By using this site, you agree to our updated Privacy Policy and our Terms of Use. Manage your Cookies Settings.
459,203 Members | 1,480 Online
Bytes IT Community
+ Ask a Question
Need help? Post your question and get tips & solutions from a community of 459,203 IT Pros & Developers. It's quick & easy.

How do I disable the clipboard in Windows XP

P: n/a
I need to disable the clipboard function in Windows XP. We are having a
problem with users using CTRL+C in one program, then using CTRL+V in another.
Specifically, they type their password into notepad, copy it to the
clipboard, then paste it in another program. The other program runs on
Windows XP. Obviously, the correct answer is to have the creators of the
other program to disable pasting in a password field, but they are reluctant
to change it.

Is there a registry key or a group policy setting that can disable the copy
and paste functionallity for Windows XP Pro? If we knew if this existed, we
could generate a script to run to disable the clipboard when the user logs
onto the computer.
Jan 31 '07 #1
Share this Question
Share on Google+
6 Replies


P: n/a
Michael 03 schreef:
I need to disable the clipboard function in Windows XP. We are having a
problem with users using CTRL+C in one program, then using CTRL+V in another.
Specifically, they type their password into notepad, copy it to the
clipboard, then paste it in another program. The other program runs on
Windows XP. Obviously, the correct answer is to have the creators of the
other program to disable pasting in a password field, but they are reluctant
to change it.

Is there a registry key or a group policy setting that can disable the copy
and paste functionallity for Windows XP Pro? If we knew if this existed, we
could generate a script to run to disable the clipboard when the user logs
onto the computer.
Why are they even entering their password this way. Why don't they type
their password directly into the password box? I haven't seen anyone do
this ever. Why is this even a problem for you? Disabling the clipboard
will probably cause a heap of problem since no copy/paste operations
will work anymore. Some programs use the clipboard internally to do stuff.

Rinze
Jan 31 '07 #2

P: n/a
They use the clipboard method to reduce their typing. The program is one
that requires a user id and password to confirm who is completing an action.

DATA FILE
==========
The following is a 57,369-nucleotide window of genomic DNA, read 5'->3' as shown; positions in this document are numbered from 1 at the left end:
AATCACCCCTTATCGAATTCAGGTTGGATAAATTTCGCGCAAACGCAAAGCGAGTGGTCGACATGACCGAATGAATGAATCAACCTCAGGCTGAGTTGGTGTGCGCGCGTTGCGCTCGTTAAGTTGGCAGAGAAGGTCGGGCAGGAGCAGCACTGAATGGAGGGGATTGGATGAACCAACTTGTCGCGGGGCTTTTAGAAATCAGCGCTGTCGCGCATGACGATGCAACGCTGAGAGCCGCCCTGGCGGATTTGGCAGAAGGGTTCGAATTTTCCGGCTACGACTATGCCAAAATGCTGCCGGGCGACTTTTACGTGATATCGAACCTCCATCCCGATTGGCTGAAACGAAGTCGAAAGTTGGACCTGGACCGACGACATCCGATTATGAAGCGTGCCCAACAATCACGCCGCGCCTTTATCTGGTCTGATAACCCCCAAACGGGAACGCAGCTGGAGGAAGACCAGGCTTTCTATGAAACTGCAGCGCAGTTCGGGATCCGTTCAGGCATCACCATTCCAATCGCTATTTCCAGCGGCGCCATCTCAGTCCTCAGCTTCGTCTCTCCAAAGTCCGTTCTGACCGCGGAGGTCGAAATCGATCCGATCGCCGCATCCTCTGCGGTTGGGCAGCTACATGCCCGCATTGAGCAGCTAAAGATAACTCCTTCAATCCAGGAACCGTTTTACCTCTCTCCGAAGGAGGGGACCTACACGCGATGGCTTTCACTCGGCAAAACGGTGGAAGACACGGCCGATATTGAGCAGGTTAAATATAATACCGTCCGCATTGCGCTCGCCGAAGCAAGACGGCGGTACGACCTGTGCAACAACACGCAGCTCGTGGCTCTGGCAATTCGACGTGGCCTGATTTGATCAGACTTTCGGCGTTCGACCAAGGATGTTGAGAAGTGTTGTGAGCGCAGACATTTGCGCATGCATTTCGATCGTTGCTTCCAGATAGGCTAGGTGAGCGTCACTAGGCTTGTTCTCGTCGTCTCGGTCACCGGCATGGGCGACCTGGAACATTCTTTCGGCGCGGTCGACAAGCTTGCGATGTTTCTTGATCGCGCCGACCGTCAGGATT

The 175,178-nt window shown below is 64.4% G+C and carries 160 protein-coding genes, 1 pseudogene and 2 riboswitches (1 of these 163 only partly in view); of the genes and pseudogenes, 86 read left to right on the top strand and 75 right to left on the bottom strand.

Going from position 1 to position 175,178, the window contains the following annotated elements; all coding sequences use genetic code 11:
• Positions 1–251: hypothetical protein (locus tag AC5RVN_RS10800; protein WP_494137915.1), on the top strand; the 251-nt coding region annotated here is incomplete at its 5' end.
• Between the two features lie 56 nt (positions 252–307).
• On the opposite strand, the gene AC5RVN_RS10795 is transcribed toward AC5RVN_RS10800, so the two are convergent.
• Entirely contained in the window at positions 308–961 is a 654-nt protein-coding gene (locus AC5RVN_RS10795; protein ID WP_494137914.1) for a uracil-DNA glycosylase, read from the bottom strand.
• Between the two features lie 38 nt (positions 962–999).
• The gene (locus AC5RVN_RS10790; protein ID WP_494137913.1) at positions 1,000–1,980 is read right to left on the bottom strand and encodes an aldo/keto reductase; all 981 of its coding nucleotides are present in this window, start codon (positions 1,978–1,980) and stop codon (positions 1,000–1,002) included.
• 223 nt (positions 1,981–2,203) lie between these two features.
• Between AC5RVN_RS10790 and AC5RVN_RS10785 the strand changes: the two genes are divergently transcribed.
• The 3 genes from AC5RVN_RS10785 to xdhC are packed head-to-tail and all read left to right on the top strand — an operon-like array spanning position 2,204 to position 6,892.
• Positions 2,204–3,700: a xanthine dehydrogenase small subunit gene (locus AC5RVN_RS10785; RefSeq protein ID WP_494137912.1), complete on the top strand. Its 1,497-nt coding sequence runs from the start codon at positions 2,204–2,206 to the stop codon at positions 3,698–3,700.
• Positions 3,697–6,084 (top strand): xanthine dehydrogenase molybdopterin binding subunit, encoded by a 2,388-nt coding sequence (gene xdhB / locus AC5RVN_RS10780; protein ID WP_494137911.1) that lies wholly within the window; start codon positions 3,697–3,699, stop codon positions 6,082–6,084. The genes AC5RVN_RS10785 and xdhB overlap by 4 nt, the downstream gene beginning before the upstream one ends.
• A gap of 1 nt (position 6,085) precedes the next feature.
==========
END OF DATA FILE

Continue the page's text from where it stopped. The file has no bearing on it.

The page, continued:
In a normal workday, a user would enter their id/password ~50-80 times. We
allow using a barcode and scanner for the username (since they are known to
everyone anyway). The password is used to confirm the user is actually who
they say they are (assuming they haven't shared their password).

Maybe a better question would be how could we disable CTRL+V functionallity.
That way the clipboard remains intact for programs to use internally, but
users would not be able to paste using CTRL+V. This would meet our needs.
These workstations are only running the one program.
"C-Services Holland b.v." wrote:
Michael 03 schreef:
I need to disable the clipboard function in Windows XP. We are having a
problem with users using CTRL+C in one program, then using CTRL+V in another.
Specifically, they type their password into notepad, copy it to the
clipboard, then paste it in another program. The other program runs on
Windows XP. Obviously, the correct answer is to have the creators of the
other program to disable pasting in a password field, but they are reluctant
to change it.

Is there a registry key or a group policy setting that can disable the copy
and paste functionallity for Windows XP Pro? If we knew if this existed, we
could generate a script to run to disable the clipboard when the user logs
onto the computer.

Why are they even entering their password this way. Why don't they type
their password directly into the password box? I haven't seen anyone do
this ever. Why is this even a problem for you? Disabling the clipboard
will probably cause a heap of problem since no copy/paste operations
will work anymore. Some programs use the clipboard internally to do stuff.

Rinze
Jan 31 '07 #3

P: n/a
Why are they even entering their password this way. Why don't they type
their password directly into the password box? I haven't seen anyone do
this ever. Why is this even a problem for you? Disabling the clipboard
will probably cause a heap of problem since no copy/paste operations will
work anymore. Some programs use the clipboard internally to do stuff.

Rinze
A lot of people use third-party applications such as PasswordSafe to hold
all their passwords in an encrypted store for which they need to remember
only a single strong password. Such applications offer the clipboard as an
easy means of entering difficult-to-type passwords into forms and other
places where passwords need to be entered. A well-behaved application of
this nature clears the clipboard after the operation has been completed.

These are very useful applications, since these days a person can have a
hundred or more sets of credentials for online shopping, user accounts at
other types of web sites, and so forth. It would be a shame for an
application developer to disable this.

PasswordSafe is on sourceforge.net, and is free for personal use. I
recommend it highly. Of course there are many others besides this one.

Tom Dacon
Dacon Software Consulting
Jan 31 '07 #4

P: n/a
As I replied to Rinze below, disabling this capability would be a real
disservice to a lot of people. As I said in that response, and I repeat to
you:

A lot of people use third-party applications such as PasswordSafe to hold
all their passwords in an encrypted store for which they need to remember
only a single strong password. Such applications offer the clipboard as an
easy means of entering difficult-to-type passwords into forms and other
places where passwords need to be entered. A well-behaved application of
this nature clears the clipboard after the operation has been completed.

These applications typically offer a feature that will randomly generate
extremely strong passwords. Naturally a password like that can be nearly